The Custodianship is deeply personal to me. For generations, my family's life has been entwined with that of the city. My great-grandfather, King Abdullah I, prayed at Jerusalem's Al Aqsa Mosque. He would later be assassinated on its very steps.

My father, the future King Hussein, was standing at his grandfather's side. He survived the bullets by a miracle. His experience that day and his trust in God flowed into a life-long, relentless pursuit of peace.

I remember so well how in his last days,.. he flew here to DC from Mayo Clinic, during his chemotherapy treatment, to help see through a new round of peace talks. For him, peace was always possible, and always the priority.

From my own first days of service to Jordan, more than 20 years ago, I took up the cause of peace. At that time, the possibilities remained tenuous, but real. People on both sides knew that their future would never be truly secure and bright unless conflict ended, and ended justly. Leaders were beginning to listen. International friends joined in to bring the sides together. I myself saw—and still see—the great promise of a region-wide zone of peace, stretching from the Atlantic coast to the Arabian Sea.

But gradually, we saw the struggle enter a darker cycle of stalemate, stagnation, and violent crises. The endless conflict was dividing our whole world, eroding confidence in peaceful political process, and fuelling extremism. Selfish interests and wilful blindness seemed to grow.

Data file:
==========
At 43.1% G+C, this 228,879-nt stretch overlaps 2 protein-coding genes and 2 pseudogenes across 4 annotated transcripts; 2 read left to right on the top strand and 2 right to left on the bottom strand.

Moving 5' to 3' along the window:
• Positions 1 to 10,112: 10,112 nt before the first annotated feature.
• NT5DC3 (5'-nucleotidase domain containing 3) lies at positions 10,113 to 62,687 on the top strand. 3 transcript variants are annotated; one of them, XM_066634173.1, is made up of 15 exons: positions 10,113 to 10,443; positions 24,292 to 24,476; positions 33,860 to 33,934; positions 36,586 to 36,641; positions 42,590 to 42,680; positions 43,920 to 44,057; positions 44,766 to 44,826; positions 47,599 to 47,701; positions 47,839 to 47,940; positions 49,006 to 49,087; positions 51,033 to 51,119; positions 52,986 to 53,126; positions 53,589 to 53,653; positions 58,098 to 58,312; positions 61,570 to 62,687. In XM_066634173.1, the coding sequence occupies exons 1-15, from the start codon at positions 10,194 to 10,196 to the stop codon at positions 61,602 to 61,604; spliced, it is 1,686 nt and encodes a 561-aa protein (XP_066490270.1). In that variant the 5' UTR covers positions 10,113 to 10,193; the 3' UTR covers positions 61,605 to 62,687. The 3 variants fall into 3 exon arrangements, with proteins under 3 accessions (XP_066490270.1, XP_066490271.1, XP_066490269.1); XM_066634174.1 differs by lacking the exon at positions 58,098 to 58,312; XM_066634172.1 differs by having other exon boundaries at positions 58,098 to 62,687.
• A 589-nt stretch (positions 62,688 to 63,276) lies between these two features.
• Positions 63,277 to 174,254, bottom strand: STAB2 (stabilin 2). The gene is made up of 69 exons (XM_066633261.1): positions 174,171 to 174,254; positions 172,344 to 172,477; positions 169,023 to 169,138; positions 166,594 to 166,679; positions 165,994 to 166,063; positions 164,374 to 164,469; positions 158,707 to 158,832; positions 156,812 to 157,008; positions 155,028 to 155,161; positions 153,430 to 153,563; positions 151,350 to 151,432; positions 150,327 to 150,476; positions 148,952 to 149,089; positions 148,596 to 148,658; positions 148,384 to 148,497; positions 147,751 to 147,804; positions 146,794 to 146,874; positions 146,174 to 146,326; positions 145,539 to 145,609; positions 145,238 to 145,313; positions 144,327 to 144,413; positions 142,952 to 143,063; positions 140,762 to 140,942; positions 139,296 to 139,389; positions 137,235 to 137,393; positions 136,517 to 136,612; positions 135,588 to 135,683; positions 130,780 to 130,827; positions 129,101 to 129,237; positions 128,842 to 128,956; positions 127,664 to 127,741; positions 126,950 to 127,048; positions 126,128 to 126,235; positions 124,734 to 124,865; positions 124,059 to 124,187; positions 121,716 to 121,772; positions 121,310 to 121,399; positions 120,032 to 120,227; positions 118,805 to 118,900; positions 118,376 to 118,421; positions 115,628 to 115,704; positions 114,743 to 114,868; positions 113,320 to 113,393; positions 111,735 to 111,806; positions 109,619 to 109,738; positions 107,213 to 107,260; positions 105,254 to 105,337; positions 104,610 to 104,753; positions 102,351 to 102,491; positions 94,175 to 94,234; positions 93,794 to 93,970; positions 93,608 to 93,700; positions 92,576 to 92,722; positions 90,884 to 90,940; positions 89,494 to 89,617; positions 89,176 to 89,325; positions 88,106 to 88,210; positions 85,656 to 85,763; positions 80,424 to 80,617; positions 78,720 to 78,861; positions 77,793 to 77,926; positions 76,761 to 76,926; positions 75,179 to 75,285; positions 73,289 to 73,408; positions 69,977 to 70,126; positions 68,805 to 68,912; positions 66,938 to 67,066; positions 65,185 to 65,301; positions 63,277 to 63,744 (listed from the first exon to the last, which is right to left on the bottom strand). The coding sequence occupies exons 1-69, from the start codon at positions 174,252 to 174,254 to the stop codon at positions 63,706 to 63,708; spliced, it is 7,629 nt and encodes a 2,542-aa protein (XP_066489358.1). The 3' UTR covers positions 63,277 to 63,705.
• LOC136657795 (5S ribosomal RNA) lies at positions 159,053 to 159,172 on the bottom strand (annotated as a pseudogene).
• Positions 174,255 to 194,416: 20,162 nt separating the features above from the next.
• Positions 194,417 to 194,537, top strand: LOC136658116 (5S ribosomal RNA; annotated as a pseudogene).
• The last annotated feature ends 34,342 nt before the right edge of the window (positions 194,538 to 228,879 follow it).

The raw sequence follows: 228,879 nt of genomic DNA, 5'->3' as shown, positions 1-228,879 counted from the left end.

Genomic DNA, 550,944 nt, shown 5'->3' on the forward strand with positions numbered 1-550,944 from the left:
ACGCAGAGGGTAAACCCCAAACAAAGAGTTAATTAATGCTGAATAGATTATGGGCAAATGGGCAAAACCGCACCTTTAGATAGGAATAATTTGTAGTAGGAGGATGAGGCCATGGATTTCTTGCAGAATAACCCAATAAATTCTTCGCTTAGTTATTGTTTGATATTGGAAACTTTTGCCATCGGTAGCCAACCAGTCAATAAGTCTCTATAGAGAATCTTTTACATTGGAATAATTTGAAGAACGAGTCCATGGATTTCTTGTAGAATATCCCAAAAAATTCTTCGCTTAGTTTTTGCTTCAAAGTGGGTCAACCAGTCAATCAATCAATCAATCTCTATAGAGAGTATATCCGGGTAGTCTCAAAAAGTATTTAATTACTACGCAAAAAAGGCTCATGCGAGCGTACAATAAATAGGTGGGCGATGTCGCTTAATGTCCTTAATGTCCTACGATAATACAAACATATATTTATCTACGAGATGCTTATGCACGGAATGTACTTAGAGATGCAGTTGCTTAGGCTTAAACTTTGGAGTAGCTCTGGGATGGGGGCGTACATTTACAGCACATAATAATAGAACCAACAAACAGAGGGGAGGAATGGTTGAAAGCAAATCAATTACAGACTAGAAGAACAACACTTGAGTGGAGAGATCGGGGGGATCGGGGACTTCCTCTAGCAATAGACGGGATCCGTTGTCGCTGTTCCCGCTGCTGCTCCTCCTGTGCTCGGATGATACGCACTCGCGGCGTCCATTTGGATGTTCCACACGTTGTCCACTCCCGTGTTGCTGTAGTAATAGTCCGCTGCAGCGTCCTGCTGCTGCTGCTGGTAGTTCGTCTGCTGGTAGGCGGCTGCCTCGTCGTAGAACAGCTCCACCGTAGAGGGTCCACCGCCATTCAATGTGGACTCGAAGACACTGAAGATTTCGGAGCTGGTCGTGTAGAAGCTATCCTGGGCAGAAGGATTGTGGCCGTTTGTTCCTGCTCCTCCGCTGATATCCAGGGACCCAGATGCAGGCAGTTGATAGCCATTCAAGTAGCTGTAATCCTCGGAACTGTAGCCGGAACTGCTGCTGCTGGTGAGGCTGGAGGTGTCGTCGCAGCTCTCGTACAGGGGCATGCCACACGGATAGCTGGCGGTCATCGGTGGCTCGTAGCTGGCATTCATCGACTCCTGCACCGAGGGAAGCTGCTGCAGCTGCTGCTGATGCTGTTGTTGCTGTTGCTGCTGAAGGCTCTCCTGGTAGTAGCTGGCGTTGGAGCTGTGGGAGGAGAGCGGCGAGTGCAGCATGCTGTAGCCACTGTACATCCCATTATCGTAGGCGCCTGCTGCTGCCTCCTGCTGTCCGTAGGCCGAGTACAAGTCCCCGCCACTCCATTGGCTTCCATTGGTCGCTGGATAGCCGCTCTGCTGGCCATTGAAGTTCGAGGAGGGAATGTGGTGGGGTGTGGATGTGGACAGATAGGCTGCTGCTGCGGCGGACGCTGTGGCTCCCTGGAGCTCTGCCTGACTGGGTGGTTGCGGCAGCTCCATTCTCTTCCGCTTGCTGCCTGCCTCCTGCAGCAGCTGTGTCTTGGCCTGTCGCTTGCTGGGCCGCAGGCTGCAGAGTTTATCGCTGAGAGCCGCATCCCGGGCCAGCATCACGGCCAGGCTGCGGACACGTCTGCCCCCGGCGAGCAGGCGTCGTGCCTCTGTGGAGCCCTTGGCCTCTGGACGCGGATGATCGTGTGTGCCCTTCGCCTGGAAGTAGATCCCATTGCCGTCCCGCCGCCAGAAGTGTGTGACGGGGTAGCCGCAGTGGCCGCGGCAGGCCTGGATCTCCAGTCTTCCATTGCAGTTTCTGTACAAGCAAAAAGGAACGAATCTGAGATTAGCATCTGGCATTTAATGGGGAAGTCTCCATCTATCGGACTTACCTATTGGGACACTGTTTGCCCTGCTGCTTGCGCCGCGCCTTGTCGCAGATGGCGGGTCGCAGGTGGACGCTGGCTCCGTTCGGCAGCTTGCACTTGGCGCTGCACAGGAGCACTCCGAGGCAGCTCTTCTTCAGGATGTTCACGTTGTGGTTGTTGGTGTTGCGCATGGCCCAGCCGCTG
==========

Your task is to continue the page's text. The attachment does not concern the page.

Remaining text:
Over a decade ago, I wrote that we faced “Our Last Best Chance” for “Peace at a time of Peril”. At the time, some cynics suggested that seeing any chance of peace was over-optimistic.

Today, my friends, I think the title of the book wasn’t hopeful enough. There is always a chance for peace.

The fact is that the different peoples of the Middle East have lived in harmony far more than they have lived in discord. We do not have to reinvent the wheel to heed the Psalmist David, peace be upon him: “Depart from evil and do good; Seek peace and pursue it.” [Psalm 34:14]

What we need now is not more political process; we have that in plenty.

We need our faith—the moral imagination to believe in a better, more just world.

We need the will to see our common humanity, rise above divisive rhetoric, and build the mutual trust our future desperately needs.

And we must start with words of mutual respect, like our conversation today.

Because, as God tells us in the Quran, a good word is “like a goodly tree, its root is set firm and its shoots are in heaven.” [Ibrahim 14:24]

My friends,

The Blessed Tree in Jordan’s desert also holds firm; its branches reaching to heaven, its roots digging deep. 

To me it is symbolic of our own transcendent link to God. Our faith helps us reach high to Him, the ultimate power for life and for good. It gives us strength to dig in, fight the crosswinds, and hold fast to the values that sustain our life.

This is how we surmount our adversities. Together, God willing, we will move mountains. In a time of peril, there is no alternative.

Peace, God’s mercy and blessings be upon you.